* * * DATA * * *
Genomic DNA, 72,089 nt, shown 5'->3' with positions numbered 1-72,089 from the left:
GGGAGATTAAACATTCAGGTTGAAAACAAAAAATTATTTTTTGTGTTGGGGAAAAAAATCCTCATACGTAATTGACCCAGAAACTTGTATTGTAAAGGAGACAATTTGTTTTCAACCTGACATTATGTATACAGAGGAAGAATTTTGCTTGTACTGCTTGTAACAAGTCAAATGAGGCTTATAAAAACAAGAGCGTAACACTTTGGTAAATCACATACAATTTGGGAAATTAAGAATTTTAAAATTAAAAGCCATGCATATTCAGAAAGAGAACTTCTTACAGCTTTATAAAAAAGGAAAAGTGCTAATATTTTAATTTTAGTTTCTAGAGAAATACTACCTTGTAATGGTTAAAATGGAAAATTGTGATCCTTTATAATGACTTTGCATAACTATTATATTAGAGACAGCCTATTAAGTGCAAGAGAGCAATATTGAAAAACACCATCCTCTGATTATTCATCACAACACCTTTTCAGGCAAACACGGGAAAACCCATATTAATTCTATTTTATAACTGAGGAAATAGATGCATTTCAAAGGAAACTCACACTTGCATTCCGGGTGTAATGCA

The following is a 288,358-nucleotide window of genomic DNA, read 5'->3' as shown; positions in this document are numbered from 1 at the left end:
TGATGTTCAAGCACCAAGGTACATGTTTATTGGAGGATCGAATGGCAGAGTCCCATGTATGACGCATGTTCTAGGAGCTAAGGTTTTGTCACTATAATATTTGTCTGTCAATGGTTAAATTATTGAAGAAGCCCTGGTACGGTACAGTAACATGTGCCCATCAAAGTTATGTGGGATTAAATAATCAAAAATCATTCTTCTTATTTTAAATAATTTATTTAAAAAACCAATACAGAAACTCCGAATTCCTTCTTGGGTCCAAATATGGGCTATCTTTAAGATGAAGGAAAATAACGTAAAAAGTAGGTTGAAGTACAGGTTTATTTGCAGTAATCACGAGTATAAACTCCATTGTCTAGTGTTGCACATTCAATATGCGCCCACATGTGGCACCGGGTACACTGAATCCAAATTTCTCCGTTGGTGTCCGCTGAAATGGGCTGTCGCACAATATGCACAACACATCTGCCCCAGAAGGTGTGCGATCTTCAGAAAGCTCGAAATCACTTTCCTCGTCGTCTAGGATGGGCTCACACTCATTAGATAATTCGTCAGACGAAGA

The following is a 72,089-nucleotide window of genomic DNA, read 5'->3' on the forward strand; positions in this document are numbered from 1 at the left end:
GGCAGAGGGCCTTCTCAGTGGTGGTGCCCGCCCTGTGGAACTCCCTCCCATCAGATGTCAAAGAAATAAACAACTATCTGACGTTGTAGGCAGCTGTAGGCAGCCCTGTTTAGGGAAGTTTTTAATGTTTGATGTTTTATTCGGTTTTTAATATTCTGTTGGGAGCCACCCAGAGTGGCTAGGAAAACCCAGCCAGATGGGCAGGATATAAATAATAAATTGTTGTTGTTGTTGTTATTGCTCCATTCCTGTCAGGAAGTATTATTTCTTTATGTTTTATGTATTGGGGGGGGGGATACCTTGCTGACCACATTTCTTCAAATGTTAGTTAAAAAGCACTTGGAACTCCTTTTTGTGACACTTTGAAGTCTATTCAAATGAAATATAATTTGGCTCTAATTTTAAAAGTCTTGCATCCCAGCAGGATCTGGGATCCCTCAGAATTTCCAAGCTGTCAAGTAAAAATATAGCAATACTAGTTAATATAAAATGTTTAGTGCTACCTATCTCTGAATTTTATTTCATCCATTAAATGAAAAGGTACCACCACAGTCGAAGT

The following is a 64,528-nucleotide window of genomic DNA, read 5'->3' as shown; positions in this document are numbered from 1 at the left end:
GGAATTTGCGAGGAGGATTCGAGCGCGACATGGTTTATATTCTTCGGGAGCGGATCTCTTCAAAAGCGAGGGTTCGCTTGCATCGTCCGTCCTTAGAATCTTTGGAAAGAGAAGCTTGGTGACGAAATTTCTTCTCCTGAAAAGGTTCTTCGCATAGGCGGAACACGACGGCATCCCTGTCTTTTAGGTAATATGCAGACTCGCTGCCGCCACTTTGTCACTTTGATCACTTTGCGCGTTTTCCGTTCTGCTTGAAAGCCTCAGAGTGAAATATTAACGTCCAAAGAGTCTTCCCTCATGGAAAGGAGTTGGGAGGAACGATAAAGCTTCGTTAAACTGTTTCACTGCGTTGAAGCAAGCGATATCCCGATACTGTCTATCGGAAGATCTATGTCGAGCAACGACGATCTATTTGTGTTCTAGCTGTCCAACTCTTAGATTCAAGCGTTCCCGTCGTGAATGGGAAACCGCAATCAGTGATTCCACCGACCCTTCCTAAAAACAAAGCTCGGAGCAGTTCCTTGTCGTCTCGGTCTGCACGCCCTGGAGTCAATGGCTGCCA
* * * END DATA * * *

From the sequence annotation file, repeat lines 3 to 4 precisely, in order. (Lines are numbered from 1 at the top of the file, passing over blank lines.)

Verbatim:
The following is a 288,358-nucleotide window of genomic DNA, read 5'->3' as shown; positions in this document are numbered from 1 at the left end:
TGATGTTCAAGCACCAAGGTACATGTTTATTGGAGGATCGAATGGCAGAGTCCCATGTATGACGCATGTTCTAGGAGCTAAGGTTTTGTCACTATAATATTTGTCTGTCAATGGTTAAATTATTGAAGAAGCCCTGGTACGGTACAGTAACATGTGCCCATCAAAGTTATGTGGGATTAAATAATCAAAAATCATTCTTCTTATTTTAAATAATTTATTTAAAAAACCAATACAGAAACTCCGAATTCCTTCTTGGGTCCAAATATGGGCTATCTTTAAGATGAAGGAAAATAACGTAAAAAGTAGGTTGAAGTACAGGTTTATTTGCAGTAATCACGAGTATAAACTCCATTGTCTAGTGTTGCACATTCAATATGCGCCCACATGTGGCACCGGGTACACTGAATCCAAATTTCTCCGTTGGTGTCCGCTGAAATGGGCTGTCGCACAATATGCACAACACATCTGCCCCAGAAGGTGTGCGATCTTCAGAAAGCTCGAAATCACTTTCCTCGTCGTCTAGGATGGGCTCACACTCATTAGATAATTCGTCAGACGAAGA